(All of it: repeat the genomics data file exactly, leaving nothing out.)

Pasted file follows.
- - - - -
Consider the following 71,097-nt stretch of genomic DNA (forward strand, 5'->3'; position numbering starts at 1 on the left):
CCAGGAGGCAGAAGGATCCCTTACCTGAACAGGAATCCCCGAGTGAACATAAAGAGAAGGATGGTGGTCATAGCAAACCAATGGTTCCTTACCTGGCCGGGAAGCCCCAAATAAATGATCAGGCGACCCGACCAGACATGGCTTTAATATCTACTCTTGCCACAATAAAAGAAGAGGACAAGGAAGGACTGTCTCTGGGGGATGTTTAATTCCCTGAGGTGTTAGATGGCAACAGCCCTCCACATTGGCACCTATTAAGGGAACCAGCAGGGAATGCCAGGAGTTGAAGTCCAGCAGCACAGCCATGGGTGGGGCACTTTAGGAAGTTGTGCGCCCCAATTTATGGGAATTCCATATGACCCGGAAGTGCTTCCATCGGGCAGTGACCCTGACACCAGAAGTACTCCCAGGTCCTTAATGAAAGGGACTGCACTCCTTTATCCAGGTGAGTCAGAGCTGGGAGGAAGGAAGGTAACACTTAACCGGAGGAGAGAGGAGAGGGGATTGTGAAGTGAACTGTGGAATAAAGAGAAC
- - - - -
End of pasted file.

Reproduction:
Consider the following 71,097-nt stretch of genomic DNA (forward strand, 5'->3'; position numbering starts at 1 on the left):
CCAGGAGGCAGAAGGATCCCTTACCTGAACAGGAATCCCCGAGTGAACATAAAGAGAAGGATGGTGGTCATAGCAAACCAATGGTTCCTTACCTGGCCGGGAAGCCCCAAATAAATGATCAGGCGACCCGACCAGACATGGCTTTAATATCTACTCTTGCCACAATAAAAGAAGAGGACAAGGAAGGACTGTCTCTGGGGGATGTTTAATTCCCTGAGGTGTTAGATGGCAACAGCCCTCCACATTGGCACCTATTAAGGGAACCAGCAGGGAATGCCAGGAGTTGAAGTCCAGCAGCACAGCCATGGGTGGGGCACTTTAGGAAGTTGTGCGCCCCAATTTATGGGAATTCCATATGACCCGGAAGTGCTTCCATCGGGCAGTGACCCTGACACCAGAAGTACTCCCAGGTCCTTAATGAAAGGGACTGCACTCCTTTATCCAGGTGAGTCAGAGCTGGGAGGAAGGAAGGTAACACTTAACCGGAGGAGAGAGGAGAGGGGATTGTGAAGTGAACTGTGGAATAAAGAGAAC